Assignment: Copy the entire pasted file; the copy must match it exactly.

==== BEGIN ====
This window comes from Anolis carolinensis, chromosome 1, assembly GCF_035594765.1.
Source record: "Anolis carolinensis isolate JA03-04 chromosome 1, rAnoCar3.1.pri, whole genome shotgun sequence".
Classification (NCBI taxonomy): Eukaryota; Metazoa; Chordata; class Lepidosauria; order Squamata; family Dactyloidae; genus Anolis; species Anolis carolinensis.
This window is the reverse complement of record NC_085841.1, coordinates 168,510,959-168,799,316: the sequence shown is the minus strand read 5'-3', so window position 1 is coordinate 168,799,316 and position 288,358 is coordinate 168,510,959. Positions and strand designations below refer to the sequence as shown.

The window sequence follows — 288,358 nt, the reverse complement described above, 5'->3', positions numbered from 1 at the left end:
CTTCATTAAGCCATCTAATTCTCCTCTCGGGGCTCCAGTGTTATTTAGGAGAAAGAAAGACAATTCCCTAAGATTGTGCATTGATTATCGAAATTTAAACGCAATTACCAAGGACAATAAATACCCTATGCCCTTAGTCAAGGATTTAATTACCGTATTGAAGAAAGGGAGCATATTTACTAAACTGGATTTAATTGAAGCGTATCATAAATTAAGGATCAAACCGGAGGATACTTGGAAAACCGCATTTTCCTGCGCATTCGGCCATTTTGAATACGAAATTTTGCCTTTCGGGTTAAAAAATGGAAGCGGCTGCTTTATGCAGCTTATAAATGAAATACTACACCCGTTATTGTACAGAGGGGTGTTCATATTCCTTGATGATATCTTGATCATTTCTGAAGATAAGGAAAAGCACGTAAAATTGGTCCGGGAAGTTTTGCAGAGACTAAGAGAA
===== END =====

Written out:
This window comes from Anolis carolinensis, chromosome 1, assembly GCF_035594765.1.
Source record: "Anolis carolinensis isolate JA03-04 chromosome 1, rAnoCar3.1.pri, whole genome shotgun sequence".
Classification (NCBI taxonomy): Eukaryota; Metazoa; Chordata; class Lepidosauria; order Squamata; family Dactyloidae; genus Anolis; species Anolis carolinensis.
This window is the reverse complement of record NC_085841.1, coordinates 168,510,959-168,799,316: the sequence shown is the minus strand read 5'-3', so window position 1 is coordinate 168,799,316 and position 288,358 is coordinate 168,510,959. Positions and strand designations below refer to the sequence as shown.

The window sequence follows — 288,358 nt, the reverse complement described above, 5'->3', positions numbered from 1 at the left end:
CTTCATTAAGCCATCTAATTCTCCTCTCGGGGCTCCAGTGTTATTTAGGAGAAAGAAAGACAATTCCCTAAGATTGTGCATTGATTATCGAAATTTAAACGCAATTACCAAGGACAATAAATACCCTATGCCCTTAGTCAAGGATTTAATTACCGTATTGAAGAAAGGGAGCATATTTACTAAACTGGATTTAATTGAAGCGTATCATAAATTAAGGATCAAACCGGAGGATACTTGGAAAACCGCATTTTCCTGCGCATTCGGCCATTTTGAATACGAAATTTTGCCTTTCGGGTTAAAAAATGGAAGCGGCTGCTTTATGCAGCTTATAAATGAAATACTACACCCGTTATTGTACAGAGGGGTGTTCATATTCCTTGATGATATCTTGATCATTTCTGAAGATAAGGAAAAGCACGTAAAATTGGTCCGGGAAGTTTTGCAGAGACTAAGAGAA